For more than 20 years a humble man offers a helping hand
[Mar. 10, 2021: Carol McLeod]
Izell Heggs Jr. is a humble man who says what he’s been doing for more than 20 years is something God wants him to do.
Every two weeks, he goes to the post office in Louisville and buys a money order for $25. One of those two monthly money orders goes to St. Jude’s Children’s Hospital in Memphis, Tenn. The other goes to Golden Harvest Food Bank in Augusta. This amount, $25 a month, over 20 years totals $6,000 to each organization. This has been a faithful commitment, a responsibility, a duty that started with a commercial.
“A long time ago, I was watching television; and, they were showing these here children who were dealing with cancer and I guess it was the good Lord who told me to do it,” Hegges said. This moved him to begin his long time donations to St. Jude’s. A similar commercial about the Golden Harvest Food Bank had the same effect.
He receives a monthly reminder about a child at the hospital. Although he says it’s nice to see pictures of the children his money is used to help, he has to throw away the pictures.
“They make me want to cry,” he said and then admitted, “Sometimes, I do cry.”
Heggs was born and raised out in the country near Bartow. He picked peas, cotton, corn, everything, he said. “I did all that stuff in the country.”
He made it to the ninth grade but stopped attending school at that point.
“I started working fulltime on the farm until I got 17 years old,” he said, adding at that time, he started driving trucks.
“I worked for Mr. Wesley New,” Heggs said. “Back then, he was a dispatcher for a truck line. I started driving for him.”
He worked for that line until they stopped coming to Louisville.
“I was out of a job for a long time. About four years. I was just working part time, hit and miss, anything I could find. Then I started working for Battle Lumber Company. I retired with Battle.”
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Heggs worked for Battle Lumber for 40 years driving fork lifts before retiring.
He sees his contributions to the two charities in a unique way, a way that may be different from the way others see it.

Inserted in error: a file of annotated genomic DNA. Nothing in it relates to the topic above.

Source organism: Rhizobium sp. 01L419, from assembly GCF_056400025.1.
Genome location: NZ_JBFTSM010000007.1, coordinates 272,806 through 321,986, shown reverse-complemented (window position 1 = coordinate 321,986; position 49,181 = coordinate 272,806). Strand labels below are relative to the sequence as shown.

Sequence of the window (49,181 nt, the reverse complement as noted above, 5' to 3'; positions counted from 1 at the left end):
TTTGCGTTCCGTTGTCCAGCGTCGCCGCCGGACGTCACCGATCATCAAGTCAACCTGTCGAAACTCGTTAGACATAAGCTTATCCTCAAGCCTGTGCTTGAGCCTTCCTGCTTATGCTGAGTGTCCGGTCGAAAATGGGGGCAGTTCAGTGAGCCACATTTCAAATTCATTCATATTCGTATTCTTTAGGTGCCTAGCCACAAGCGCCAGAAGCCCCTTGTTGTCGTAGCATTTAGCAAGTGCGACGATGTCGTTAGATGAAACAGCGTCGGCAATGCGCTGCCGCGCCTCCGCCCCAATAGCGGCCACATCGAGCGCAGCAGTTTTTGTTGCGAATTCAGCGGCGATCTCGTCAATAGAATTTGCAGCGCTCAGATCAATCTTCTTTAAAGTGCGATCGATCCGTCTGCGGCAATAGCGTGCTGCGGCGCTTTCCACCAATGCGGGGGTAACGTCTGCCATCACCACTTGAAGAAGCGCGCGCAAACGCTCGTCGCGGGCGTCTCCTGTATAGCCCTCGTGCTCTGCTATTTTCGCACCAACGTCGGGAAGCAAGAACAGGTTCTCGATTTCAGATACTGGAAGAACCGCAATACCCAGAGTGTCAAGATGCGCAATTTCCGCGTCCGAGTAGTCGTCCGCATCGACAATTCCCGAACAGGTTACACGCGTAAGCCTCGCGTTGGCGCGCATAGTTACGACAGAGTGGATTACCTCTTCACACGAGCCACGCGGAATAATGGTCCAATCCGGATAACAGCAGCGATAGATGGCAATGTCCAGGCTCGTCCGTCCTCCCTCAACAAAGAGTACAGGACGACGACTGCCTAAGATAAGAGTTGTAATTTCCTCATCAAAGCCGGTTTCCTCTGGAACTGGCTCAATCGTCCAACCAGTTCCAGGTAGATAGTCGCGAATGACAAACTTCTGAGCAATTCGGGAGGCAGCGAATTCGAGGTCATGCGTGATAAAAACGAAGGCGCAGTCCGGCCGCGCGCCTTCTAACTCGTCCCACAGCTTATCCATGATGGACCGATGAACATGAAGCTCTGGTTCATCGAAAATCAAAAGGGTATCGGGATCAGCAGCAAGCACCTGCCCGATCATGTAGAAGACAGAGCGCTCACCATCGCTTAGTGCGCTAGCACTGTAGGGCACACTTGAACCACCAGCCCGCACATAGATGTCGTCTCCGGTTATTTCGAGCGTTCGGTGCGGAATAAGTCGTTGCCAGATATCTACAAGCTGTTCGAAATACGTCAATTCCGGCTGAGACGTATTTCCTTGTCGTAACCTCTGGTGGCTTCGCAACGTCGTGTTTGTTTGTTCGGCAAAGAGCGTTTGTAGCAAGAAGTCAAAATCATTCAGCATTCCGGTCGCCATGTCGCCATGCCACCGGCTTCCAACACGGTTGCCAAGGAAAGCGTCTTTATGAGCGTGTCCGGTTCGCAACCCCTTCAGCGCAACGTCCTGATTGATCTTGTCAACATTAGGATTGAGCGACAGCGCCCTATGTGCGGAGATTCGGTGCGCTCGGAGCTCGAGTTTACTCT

“I feel like that’s just a blessing from God for me to be able to do it. I feel like God told me to do this,” he said.
He talked about receiving a picture of a child from the hospital.
“Every month, I get one. I know that’s a gift from God,” he said of these children. “I just feel that ‘cause that could have been mine (child). I love to do that. I love it. I make that a bill every month. And I’m going to do it as long as the good Lord let me do it. Been retired two years and I still do it. And I love to do it,” he said.
Alan York is an area resident who finds Heggs’ commitment inspirational.
“For years, years, he sends money unselfishly to the food bank and one of the children’s homes, he goes to the post office to get a money order and sends it off,” York said, adding, “And in times when everything is falling apart.”
York said Heggs gives before he does for himself.
“That’s what impressed me.”
Calculations from Golden Harvest regarding the impact of Heggs’ donations, at least $6,000 over 20 years show these donations have provided 21,840 meals, based on current food prices.
“Golden Harvest Food Bank is honored by Mr. Heggs’ commitment to our shared mission of Feeding Lives Together over so many years,” said Amy Breitmann, the food bank’s executive director.
“His longtime support has made an incredible impact, and is a testament to the power of faithful generosity. We are thankful for his partnership and his legacy of feeding the hungry in our community,” she said.